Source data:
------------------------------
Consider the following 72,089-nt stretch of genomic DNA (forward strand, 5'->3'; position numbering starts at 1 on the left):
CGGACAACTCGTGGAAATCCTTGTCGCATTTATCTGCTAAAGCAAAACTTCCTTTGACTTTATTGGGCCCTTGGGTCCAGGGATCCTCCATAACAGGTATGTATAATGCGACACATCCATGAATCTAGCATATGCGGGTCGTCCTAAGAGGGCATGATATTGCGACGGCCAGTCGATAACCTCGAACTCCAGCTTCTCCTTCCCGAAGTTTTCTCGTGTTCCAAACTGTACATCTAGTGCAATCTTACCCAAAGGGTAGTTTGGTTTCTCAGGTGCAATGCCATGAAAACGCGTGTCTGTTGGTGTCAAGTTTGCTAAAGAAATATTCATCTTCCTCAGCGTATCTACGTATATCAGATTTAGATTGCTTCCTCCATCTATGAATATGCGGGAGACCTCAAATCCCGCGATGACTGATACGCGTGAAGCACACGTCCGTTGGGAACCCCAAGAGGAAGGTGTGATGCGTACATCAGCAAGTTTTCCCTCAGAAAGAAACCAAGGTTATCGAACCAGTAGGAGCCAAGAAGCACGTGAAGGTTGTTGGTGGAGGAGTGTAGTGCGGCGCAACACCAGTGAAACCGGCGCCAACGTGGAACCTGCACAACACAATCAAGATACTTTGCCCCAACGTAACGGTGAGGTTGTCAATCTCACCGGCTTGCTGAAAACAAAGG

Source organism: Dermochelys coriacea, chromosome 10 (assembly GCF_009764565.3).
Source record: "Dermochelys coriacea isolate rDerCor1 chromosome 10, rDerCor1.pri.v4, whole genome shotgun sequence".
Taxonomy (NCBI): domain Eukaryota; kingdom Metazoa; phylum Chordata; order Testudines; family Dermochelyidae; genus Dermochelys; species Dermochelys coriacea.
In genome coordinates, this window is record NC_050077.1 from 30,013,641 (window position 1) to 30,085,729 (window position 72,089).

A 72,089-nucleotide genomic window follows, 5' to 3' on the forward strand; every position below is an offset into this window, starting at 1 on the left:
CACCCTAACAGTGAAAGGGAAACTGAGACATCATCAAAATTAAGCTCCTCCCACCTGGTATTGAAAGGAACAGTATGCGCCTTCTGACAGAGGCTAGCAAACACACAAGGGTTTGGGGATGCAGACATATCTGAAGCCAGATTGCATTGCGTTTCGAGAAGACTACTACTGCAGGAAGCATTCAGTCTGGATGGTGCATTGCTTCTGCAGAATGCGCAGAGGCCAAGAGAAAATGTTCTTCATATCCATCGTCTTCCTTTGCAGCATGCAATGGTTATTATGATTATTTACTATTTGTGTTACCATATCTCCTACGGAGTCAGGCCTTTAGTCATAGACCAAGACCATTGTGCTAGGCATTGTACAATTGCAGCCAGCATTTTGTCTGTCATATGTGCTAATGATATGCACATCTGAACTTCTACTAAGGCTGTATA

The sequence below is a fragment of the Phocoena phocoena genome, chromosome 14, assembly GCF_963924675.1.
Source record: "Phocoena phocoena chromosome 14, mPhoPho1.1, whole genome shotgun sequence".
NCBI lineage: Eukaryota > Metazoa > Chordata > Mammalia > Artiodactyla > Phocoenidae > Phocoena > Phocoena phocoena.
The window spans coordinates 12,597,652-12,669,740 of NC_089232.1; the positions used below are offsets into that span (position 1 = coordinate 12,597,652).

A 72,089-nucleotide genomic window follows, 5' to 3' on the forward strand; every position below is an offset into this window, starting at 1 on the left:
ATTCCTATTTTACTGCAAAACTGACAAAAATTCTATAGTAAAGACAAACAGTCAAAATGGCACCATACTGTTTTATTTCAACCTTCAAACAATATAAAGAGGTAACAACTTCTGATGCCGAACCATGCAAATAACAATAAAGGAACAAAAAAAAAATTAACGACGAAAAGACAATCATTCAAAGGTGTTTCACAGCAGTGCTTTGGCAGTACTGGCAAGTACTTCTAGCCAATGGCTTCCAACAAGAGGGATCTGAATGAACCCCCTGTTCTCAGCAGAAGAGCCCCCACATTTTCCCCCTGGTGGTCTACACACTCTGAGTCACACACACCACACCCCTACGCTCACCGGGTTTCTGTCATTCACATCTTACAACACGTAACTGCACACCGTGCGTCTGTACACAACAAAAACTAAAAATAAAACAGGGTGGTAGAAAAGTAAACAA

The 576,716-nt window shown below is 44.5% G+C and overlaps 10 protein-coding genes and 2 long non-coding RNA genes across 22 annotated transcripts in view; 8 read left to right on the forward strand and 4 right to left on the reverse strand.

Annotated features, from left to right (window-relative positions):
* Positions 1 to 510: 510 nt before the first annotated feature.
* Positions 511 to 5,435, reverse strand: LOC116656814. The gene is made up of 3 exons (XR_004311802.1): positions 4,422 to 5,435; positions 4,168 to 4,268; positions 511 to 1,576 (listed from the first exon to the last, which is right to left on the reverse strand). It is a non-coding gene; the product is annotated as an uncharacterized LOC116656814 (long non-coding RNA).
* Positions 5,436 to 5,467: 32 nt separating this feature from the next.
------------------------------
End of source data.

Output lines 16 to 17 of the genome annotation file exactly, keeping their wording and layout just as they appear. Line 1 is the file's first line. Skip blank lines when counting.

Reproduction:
Annotated features, from left to right (window-relative positions):
* Positions 1 to 510: 510 nt before the first annotated feature.